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Monday, January 14, 2013

5 Great Resources that ask: Should Students Give Up their (Video) guns?

5 Great Resources that ask:  Should students give up their (video) guns? 
In response to the violence in his hometown, twelve year old Max Goldstein, urged his classmates to toss out their violent video games.  He started a movement called “played out” and urged his peers to “put down their guns” or turn the games in for store credit, similar to the real gun buyback programs that were going on in his town.  This brings the debate right to our students’ level. 
If, in fact, as Annie Murphy Paul states “arguing is the best way to learn,” this debate is sure to get kids thinking and engaged in a relevant topic that directly affects them.
Do you think that violent video games have influenced teens to become more violent?  What should be done about violent video games?
Common Core Standards come alive
There are some great resources that point out the pros and cons of this debate and will enable your students to “make a claim and support it with evidence, as well as evaluate the arguments of others” hitting right on Core Content Standards.  Give them the opportunity to read these informational texts to develop arguments of their own.
You can start with this youtube news video of Max Goldstein and his campaign to get his friends to throw out their games. 
Researching the Pros and Cons
Video games ProCon gives students great statistics and facts that can support arguments for and against on whether video games promote teen violence. 
The International Debate Education Association also provides arguments on whether video games should be outlawed or controlled. 
At you will find five basic facts that can be used to support arguments on whether violent video games really cause violent behavior.

A more scholarly approach can be found in the article by the American Psychological Association “Violent Video Games: Myths, Facts, and Unanswered Questions”.

All of these resources can be used to help your students think critically about a topic and develop their own arguments.  To help students see other perspectives to develop and deepen their argument, you can assign them one of the built in perspectives- student, parent, game maker or lawmaker- in the free SCAN lesson “Video Games and Youth Violence.”  The SCAN tool will help them develop their arguments by listing issues, clarifying, assessing, and collaborating to come up with a plan of what should be done. 
Gun control is a hot topic that many teachers will avoid.  Focusing on the guns that most students have held in their hands via video games gives them a change to think critically and write argumentatively.

Wednesday, January 2, 2013

10 Resolutions to Feed Your Enthusiasm

Although I think that many teachers write their New Year’s resolutions in July, for many winter break gives the opportunity to take a few deep breaths and dream!  I got an email from a friend just as break was starting; she had great hopes for reading some books, writing some curriculum, grading some papers, meeting for lunch, etc.  Just 5 short days later she was suffering from a cold and lacking all motivation.  She was dreading the end of vacation and pleading for “one more day.”  The New Year is a great time for a mind makeover.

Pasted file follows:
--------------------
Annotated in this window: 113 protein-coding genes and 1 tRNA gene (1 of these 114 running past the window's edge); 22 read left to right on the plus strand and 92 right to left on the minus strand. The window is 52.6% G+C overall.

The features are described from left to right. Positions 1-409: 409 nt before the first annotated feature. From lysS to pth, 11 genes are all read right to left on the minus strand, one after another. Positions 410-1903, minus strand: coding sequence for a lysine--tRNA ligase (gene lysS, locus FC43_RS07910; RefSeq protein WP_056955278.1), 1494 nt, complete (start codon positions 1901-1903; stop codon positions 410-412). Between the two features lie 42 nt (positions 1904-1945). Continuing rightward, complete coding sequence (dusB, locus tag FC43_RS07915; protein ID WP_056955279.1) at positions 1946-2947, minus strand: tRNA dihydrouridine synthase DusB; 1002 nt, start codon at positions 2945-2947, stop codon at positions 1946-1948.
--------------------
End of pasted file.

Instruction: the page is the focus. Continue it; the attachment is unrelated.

10 Resolutions to Feed your Enthusiasm

1.        Crank it up:  Take that one assignment and/or project and crank it up a notch by integrating technology.  Give your students a list of great web 2.0 tools and let them decide which ones will help them show what they have learned.  Ask your media specialist for help or check out this great livebinder “Web Tools for Teachers by Type” to get you started.
2.       Let go of some control.  Give your students a choice:  Let them pick the topic, assessment, tool they are going to use, or even their seat! 
3.       Give kids more responsibility:  for some odd reason my students were quite capable of believing they knew more than me about some things.  Let them be the expert in the room.  Do 5 minutes of “you teach me” at the end of each class.
4.       Try something new:  Figure out something new about a piece of technology that you own – your camera, tv, car, phone…..or try out twitter or Facebook, be cool in your own head.
5.       Tune into their feelings:  It is easy to jump on a kid sleeping in class, not hear the tone of others, not see the baggage they are carrying.  Tune into your students with an empathetic eye.
6.       Ask for help from a colleague. Go across the hall or go across the world.  Ask your colleagues for some ideas for the topic you are teaching next week and tweak them to your needs.  (and don’t forget to share back….just like those that use online recipes are always saying I LOVED that recipe but I substituted chocolate for bacon, nuts for peas and potato chips for lettuce). 
7.       Make it real:  tie in current events, look for youtube videos, make connections to your student’s daily lives. Ask:   Can you give us an example from the classroom?  Example from the real world?  Example from your life?
8.        Be ungoogleable!  Encourage thinking by asking the right questions.    Ask your students to:
Elaborate and clarify:  What do you mean by…?  Can you tell me more about…?  I wonder if…? 
Build on or challenge a person’s ideas:  What might be other points of view?  Do you agree?
9.       Get to the point!  What are you REALLY trying to teach?   What is the true essential learning? 
10.   Get your mojo back.  Reboot!  Clean your slate and theirs, have the students reintroduce themselves.  Reintroduce yourself and your 2014 expectations.  Dwell on things that “make your day.”
11.   Count your blessings:  for every one thing you NEED, give thanks for something you HAVE.
Okay, so I went one over!  What are your resolutions for this bright and shiny new year?